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Helping Owners Avoid Behavior Problems in Pets

Debra F. Horwitz, DVM, DACVB, Veterinary Behavior Consultation


|December 2018

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In the Literature

Todd Z. Barriers to the adoption of humane dog training methods. J Vet Behav. 2018;25:28-34.


This article discusses the issues that may keep pet owners from adopting humane dog training methods. Humane dog training embraces the concept that only positive reinforcement and negative punishment techniques (ie, reward-based training) should be used. Other techniques such as positive punishment (ie, punishing an animal after a behavior has occurred in an attempt to discourage that particular behavior), use of aversive equipment (eg, choke or electric shock collars), and physical reprimands can be detrimental to efficient learning and have welfare implications on the dogs receiving them.1 The training method used has been significantly associated with the degree of attention-seeking behavior, fear-related behavior, and aggression; these behaviors have been shown to be highest in dogs trained with positive punishment.2

The information available to pet owners and owner unfamiliarity with terminology often leads them to inappropriate resources. Some owners are influenced by television celebrity trainers that highlight use of aversive methods. Lack of regulation in dog training adds to this problem; trainers may advertise their use of positive reinforcement and humane methods when, in reality, the techniques being used do not fit with the standard definitions of these methods. In addition, there can be disparity among training term definitions (eg, positive punishment).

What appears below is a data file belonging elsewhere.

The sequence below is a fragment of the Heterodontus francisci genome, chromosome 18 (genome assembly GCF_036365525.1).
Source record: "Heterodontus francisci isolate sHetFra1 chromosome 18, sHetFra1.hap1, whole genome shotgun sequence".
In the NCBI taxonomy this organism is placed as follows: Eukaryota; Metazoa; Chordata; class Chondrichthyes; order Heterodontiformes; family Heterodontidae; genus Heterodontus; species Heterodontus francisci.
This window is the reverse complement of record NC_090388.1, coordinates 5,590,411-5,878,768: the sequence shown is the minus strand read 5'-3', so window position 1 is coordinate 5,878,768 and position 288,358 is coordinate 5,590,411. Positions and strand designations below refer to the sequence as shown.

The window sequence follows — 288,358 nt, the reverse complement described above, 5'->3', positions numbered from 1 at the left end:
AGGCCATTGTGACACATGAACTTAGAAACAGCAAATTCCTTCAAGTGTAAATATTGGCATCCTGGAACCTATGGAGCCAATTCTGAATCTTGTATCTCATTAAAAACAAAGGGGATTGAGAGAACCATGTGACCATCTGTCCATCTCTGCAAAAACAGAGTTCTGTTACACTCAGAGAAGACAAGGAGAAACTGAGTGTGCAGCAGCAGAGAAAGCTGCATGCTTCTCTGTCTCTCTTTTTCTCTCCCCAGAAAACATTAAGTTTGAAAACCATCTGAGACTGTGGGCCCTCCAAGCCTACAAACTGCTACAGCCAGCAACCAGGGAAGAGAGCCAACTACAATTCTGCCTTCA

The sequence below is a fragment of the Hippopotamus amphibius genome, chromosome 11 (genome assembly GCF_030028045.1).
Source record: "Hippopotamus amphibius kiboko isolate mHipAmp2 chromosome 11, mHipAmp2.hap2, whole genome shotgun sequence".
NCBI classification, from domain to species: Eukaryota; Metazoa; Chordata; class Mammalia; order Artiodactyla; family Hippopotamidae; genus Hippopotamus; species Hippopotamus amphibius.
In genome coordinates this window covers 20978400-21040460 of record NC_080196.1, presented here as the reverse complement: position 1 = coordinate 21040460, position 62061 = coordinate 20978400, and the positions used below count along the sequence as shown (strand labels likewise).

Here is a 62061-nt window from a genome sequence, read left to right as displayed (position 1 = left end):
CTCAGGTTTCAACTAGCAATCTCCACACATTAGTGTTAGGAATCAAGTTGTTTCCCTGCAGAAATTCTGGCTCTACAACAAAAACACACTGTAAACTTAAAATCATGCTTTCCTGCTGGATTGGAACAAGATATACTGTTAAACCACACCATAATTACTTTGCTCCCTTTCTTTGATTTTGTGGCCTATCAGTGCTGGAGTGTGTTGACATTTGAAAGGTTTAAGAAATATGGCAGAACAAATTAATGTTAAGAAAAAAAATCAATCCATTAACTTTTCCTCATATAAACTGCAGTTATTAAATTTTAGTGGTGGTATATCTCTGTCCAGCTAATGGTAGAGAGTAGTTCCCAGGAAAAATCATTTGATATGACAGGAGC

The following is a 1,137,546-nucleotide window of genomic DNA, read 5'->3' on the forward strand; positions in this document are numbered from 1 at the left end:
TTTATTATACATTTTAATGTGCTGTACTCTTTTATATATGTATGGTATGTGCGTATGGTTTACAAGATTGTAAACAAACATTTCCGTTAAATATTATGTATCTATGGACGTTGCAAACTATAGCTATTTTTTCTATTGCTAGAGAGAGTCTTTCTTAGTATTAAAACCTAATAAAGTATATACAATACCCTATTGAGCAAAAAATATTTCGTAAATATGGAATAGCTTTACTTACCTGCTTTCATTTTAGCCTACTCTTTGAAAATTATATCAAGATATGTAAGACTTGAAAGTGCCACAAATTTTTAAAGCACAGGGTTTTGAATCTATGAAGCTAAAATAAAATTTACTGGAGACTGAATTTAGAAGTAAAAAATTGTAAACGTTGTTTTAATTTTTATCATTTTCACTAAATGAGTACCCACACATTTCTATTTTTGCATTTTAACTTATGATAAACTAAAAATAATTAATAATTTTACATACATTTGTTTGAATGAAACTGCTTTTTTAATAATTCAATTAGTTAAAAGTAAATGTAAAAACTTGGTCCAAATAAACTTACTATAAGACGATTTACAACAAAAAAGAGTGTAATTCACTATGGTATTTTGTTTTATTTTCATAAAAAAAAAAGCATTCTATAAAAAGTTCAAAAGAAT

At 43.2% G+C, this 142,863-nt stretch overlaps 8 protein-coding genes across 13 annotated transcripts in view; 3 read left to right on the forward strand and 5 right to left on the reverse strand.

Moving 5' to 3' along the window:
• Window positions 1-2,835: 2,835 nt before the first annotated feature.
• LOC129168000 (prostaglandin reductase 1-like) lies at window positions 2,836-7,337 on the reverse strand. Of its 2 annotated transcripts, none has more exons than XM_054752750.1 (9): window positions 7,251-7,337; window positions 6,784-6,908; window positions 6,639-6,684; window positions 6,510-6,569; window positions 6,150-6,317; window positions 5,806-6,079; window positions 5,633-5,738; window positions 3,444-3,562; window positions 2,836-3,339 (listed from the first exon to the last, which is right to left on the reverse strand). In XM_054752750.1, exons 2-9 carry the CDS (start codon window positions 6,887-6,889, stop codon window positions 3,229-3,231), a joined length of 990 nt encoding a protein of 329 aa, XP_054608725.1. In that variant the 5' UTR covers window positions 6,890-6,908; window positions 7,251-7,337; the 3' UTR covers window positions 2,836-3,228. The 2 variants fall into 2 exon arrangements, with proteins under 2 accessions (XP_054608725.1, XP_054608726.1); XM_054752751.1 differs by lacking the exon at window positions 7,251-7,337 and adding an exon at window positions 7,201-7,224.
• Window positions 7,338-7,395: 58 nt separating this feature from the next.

Some professional organizations, including the UK Association of Pet Dog Trainers and the Pet Professional Guild, forbid their members from using certain aversive techniques. The International Association of Animal Behavior Consultants and Association of Pet Dog Trainers have adopted the least intrusive, minimally aversive approach. The American Veterinary Society for Animal Behavior has several position statements for the public, including use of punishment and dominance theory in behavior modification of animals.

Although veterinarians are in a position to counsel owners on these issues, not all veterinary colleges offer courses in veterinary behavior. Thus, veterinarians should educate themselves and research the credentials of trainers in their area.


Key pearls to put into practice:


Veterinarians can help owners understand the benefits and risks of certain training techniques and that positive reinforcement is the most efficient and humane way to train.



Owners should be informed of differences between trainers and the lack of reputable information on training and education of many individuals.



For cases in which behavior problems are affecting the human–animal bond or putting humans or other animals at risk, clinicians should consider referring to a board-certified veterinary behaviorist or certified applied animal behaviorist.


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